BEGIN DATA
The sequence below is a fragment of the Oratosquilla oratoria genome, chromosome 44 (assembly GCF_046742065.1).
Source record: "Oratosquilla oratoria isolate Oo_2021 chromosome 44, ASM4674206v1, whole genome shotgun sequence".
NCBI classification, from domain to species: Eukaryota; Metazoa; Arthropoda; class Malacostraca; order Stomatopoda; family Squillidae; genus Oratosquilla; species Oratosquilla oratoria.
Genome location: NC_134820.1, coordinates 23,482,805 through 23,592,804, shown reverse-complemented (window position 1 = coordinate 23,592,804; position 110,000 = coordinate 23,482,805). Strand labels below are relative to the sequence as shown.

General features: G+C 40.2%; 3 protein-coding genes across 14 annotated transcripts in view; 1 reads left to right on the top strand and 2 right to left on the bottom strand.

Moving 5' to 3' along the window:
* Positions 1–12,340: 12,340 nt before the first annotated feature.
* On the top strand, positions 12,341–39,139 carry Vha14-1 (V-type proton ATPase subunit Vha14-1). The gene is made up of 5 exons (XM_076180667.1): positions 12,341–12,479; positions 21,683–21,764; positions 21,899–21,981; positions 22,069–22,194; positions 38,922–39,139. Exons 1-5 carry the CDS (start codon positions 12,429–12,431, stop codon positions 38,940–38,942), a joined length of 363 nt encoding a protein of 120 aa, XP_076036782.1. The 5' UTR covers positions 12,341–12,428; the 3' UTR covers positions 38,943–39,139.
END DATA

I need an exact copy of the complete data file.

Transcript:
The sequence below is a fragment of the Oratosquilla oratoria genome, chromosome 44 (assembly GCF_046742065.1).
Source record: "Oratosquilla oratoria isolate Oo_2021 chromosome 44, ASM4674206v1, whole genome shotgun sequence".
NCBI classification, from domain to species: Eukaryota; Metazoa; Arthropoda; class Malacostraca; order Stomatopoda; family Squillidae; genus Oratosquilla; species Oratosquilla oratoria.
Genome location: NC_134820.1, coordinates 23,482,805 through 23,592,804, shown reverse-complemented (window position 1 = coordinate 23,592,804; position 110,000 = coordinate 23,482,805). Strand labels below are relative to the sequence as shown.

General features: G+C 40.2%; 3 protein-coding genes across 14 annotated transcripts in view; 1 reads left to right on the top strand and 2 right to left on the bottom strand.

Moving 5' to 3' along the window:
* Positions 1–12,340: 12,340 nt before the first annotated feature.
* On the top strand, positions 12,341–39,139 carry Vha14-1 (V-type proton ATPase subunit Vha14-1). The gene is made up of 5 exons (XM_076180667.1): positions 12,341–12,479; positions 21,683–21,764; positions 21,899–21,981; positions 22,069–22,194; positions 38,922–39,139. Exons 1-5 carry the CDS (start codon positions 12,429–12,431, stop codon positions 38,940–38,942), a joined length of 363 nt encoding a protein of 120 aa, XP_076036782.1. The 5' UTR covers positions 12,341–12,428; the 3' UTR covers positions 38,943–39,139.